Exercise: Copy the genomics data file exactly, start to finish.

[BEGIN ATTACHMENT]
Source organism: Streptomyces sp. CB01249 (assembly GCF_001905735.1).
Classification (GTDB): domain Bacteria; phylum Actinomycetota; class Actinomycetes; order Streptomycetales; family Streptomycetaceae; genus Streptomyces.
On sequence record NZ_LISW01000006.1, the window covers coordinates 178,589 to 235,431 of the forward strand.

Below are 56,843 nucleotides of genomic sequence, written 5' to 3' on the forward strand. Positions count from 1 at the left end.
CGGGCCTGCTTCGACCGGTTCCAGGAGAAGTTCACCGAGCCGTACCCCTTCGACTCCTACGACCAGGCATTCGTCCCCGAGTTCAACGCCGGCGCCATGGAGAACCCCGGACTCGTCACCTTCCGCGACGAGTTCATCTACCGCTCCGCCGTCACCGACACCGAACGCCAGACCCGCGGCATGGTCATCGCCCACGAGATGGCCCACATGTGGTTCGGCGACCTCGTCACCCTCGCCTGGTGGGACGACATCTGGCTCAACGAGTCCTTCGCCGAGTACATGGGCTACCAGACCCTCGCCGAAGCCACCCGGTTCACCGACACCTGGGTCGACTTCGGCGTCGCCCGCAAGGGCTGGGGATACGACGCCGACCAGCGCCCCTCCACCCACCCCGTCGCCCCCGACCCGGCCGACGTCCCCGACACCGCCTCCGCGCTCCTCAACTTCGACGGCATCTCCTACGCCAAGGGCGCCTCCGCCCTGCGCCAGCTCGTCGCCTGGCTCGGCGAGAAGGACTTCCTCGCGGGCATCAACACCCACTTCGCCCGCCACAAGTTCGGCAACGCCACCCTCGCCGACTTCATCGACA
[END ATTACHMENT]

Source organism: Streptomyces sp. CB01249 (assembly GCF_001905735.1).
Classification (GTDB): domain Bacteria; phylum Actinomycetota; class Actinomycetes; order Streptomycetales; family Streptomycetaceae; genus Streptomyces.
On sequence record NZ_LISW01000006.1, the window covers coordinates 178,589 to 235,431 of the forward strand.

Below are 56,843 nucleotides of genomic sequence, written 5' to 3' on the forward strand. Positions count from 1 at the left end.
CGGGCCTGCTTCGACCGGTTCCAGGAGAAGTTCACCGAGCCGTACCCCTTCGACTCCTACGACCAGGCATTCGTCCCCGAGTTCAACGCCGGCGCCATGGAGAACCCCGGACTCGTCACCTTCCGCGACGAGTTCATCTACCGCTCCGCCGTCACCGACACCGAACGCCAGACCCGCGGCATGGTCATCGCCCACGAGATGGCCCACATGTGGTTCGGCGACCTCGTCACCCTCGCCTGGTGGGACGACATCTGGCTCAACGAGTCCTTCGCCGAGTACATGGGCTACCAGACCCTCGCCGAAGCCACCCGGTTCACCGACACCTGGGTCGACTTCGGCGTCGCCCGCAAGGGCTGGGGATACGACGCCGACCAGCGCCCCTCCACCCACCCCGTCGCCCCCGACCCGGCCGACGTCCCCGACACCGCCTCCGCGCTCCTCAACTTCGACGGCATCTCCTACGCCAAGGGCGCCTCCGCCCTGCGCCAGCTCGTCGCCTGGCTCGGCGAGAAGGACTTCCTCGCGGGCATCAACACCCACTTCGCCCGCCACAAGTTCGGCAACGCCACCCTCGCCGACTTCATCGACA